The Magnuson-Stevens Reauthorization Act was enacted on January 12, 2007. It added
provisions strengthening the requirements to end and prevent overfishing and rebuild U.S.
stocks. It required ACLs and corresponding AMs to ensure that overfishing does not occur. It
also required conservation and management measures be prepared and implemented within two
years of notification that a stock is “overfished” or “subject to overfishing” to end overfishing
immediately and begin rebuilding stocks. An ACL means a specified amount of a fish stock
(e.g., measure of weight or numbers of fish) for a fishing year that is a maximum amount of
annual total catch that can be taken, taking into account projected estimates for landings and
discard mortality from all user groups and sectors (total annual catch limits can be divided into
sector ACLs, provided that the sum of all sector limits cannot exceed the total ACLs). The
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Magnuson-Stevens Act states that ACLs cannot exceed the recommendations of Council’s SSC.
Measures are required by the Magnuson-Stevens Act to ensure AMs, to specify mechanisms for
establishing and setting ACLs. Reef Fish Amendments 30A and 30B addressed catch limits and
accountability measures for stocks undergoing overfishing, and a 2010 red snapper regulatory
amendment established that the red snapper total allowable catch is functionally equivalent to an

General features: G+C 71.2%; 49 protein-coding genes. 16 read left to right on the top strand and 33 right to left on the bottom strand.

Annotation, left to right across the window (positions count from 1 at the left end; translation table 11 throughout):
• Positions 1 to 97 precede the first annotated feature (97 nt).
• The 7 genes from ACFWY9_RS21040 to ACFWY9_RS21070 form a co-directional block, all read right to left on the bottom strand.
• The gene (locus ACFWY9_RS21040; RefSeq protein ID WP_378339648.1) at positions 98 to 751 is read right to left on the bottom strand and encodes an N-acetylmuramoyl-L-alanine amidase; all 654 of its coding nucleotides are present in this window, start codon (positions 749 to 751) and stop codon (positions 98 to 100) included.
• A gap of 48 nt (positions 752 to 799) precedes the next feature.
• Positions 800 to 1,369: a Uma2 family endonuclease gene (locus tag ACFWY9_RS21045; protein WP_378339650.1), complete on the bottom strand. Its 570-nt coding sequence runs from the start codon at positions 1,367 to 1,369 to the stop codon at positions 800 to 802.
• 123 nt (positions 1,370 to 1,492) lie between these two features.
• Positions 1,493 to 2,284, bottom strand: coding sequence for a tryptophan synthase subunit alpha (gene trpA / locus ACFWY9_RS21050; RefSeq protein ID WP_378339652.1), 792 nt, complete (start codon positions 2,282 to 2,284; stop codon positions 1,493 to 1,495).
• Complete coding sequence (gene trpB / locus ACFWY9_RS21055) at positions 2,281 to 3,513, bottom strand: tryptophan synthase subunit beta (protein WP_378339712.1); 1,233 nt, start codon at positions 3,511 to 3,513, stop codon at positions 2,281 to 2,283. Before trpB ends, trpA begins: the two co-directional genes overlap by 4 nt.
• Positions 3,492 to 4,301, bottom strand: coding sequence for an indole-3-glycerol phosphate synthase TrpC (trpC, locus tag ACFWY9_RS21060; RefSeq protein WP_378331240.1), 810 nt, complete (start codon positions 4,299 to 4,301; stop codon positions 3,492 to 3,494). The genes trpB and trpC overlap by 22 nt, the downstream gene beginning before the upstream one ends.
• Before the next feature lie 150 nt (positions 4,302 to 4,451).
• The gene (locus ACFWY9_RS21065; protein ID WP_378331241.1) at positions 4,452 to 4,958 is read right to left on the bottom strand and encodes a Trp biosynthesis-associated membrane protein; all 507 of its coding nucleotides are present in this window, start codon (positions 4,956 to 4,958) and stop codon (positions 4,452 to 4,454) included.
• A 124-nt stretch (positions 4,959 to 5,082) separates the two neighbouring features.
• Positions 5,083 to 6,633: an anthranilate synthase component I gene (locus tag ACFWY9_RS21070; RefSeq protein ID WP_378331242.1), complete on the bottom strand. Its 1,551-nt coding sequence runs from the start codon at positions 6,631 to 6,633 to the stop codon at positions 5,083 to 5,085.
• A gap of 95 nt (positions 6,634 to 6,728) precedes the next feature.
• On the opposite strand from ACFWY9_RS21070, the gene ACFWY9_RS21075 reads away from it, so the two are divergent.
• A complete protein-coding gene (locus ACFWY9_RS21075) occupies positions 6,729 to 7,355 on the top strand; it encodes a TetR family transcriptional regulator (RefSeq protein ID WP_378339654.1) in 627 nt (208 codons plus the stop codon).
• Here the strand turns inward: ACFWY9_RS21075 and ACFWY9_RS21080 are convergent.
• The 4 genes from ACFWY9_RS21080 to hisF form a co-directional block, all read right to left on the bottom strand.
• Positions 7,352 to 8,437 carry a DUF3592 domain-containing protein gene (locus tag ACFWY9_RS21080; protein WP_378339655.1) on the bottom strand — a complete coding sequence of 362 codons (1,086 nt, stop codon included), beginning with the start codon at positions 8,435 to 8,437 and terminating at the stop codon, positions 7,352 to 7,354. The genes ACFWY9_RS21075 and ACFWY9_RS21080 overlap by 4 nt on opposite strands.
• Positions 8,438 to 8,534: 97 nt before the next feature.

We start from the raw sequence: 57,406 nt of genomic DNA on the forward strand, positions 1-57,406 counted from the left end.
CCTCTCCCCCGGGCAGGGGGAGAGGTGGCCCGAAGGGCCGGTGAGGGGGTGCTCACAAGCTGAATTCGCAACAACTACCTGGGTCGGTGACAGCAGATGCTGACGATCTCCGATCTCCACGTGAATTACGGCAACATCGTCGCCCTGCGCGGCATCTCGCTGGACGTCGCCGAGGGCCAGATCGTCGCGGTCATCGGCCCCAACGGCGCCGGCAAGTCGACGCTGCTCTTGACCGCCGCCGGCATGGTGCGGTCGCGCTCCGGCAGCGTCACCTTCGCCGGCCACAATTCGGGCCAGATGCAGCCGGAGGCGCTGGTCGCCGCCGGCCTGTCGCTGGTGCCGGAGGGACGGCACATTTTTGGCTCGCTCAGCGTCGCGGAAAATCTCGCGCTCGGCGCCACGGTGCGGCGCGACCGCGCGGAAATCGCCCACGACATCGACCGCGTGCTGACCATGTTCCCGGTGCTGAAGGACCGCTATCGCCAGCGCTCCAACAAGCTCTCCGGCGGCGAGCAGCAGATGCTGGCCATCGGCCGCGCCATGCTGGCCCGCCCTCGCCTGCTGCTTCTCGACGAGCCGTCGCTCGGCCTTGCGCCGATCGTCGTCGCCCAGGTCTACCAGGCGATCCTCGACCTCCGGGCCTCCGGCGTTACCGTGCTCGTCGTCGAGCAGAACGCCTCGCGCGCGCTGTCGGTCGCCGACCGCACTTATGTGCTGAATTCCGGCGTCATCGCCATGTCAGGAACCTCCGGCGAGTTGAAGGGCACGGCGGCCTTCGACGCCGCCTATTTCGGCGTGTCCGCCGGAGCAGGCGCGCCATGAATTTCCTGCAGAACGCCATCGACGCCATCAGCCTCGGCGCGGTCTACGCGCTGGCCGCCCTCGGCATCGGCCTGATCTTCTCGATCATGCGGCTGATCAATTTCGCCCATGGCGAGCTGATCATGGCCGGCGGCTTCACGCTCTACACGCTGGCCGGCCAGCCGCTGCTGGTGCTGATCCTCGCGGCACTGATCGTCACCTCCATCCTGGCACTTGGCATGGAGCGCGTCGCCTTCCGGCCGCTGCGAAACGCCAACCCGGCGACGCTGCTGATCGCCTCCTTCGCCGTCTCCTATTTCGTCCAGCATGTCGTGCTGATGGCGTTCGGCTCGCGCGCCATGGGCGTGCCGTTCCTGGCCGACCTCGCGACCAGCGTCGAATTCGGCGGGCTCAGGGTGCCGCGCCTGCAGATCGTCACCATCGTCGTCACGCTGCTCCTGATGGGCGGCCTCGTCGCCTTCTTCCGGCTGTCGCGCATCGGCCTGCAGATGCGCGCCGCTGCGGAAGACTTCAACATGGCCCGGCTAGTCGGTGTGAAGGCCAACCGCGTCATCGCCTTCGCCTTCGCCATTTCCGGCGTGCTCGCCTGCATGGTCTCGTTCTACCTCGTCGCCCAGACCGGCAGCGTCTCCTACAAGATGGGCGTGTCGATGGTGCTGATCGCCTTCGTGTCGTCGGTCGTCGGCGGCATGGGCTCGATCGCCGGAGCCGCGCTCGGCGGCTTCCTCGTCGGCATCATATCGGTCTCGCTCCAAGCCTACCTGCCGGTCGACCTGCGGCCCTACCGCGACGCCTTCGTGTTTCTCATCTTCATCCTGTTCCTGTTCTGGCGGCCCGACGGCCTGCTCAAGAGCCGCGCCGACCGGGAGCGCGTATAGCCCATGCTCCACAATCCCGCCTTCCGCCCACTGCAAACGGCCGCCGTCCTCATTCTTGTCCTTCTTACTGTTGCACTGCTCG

ACL. The modified accountability measure reduced the recreational season of only the species
for which the ACL was exceeded. Amendment 38, implemented in 2013, modified the reef fish
framework procedure to include the addition of accountability measures to the list of items that
can be changed through the standard framework procedure. This allowed for faster
implementation of measures designed to maintain harvest at or below the ACL. Measures for the
remaining reef fish species were developed through the Generic ACL/AM Amendment
implemented in 2012.
The Marine Recreational Information Program (MRIP) is modifying the catch estimation method
for recreational harvest from 2004-2010 to address improvements identified for estimation
algorithms. The modifications address concerns raised in the National Resource Council (2006)
that concluded the estimation methods were not be consistent with the sampling probabilities of
individually sampled access sites and could result in biased estimates. Revised estimation
procedures have been developed and have been applied to existing data going back to 2004.
Correction of estimates prior to 2004 will also be considered in the future.
To meet the Magnuson-Stevens Act mandates to establish ACLs and AMs, the Council and
NMFS implemented the Generic Annual Catch Limit Amendment in 2012, using the older
Marine Recreational Fishery Statistics Survey landings (MRFSS) data. The Council is fully
aware of issues surrounding changes resulting from the shift from MRFSS to MRIP. Currently,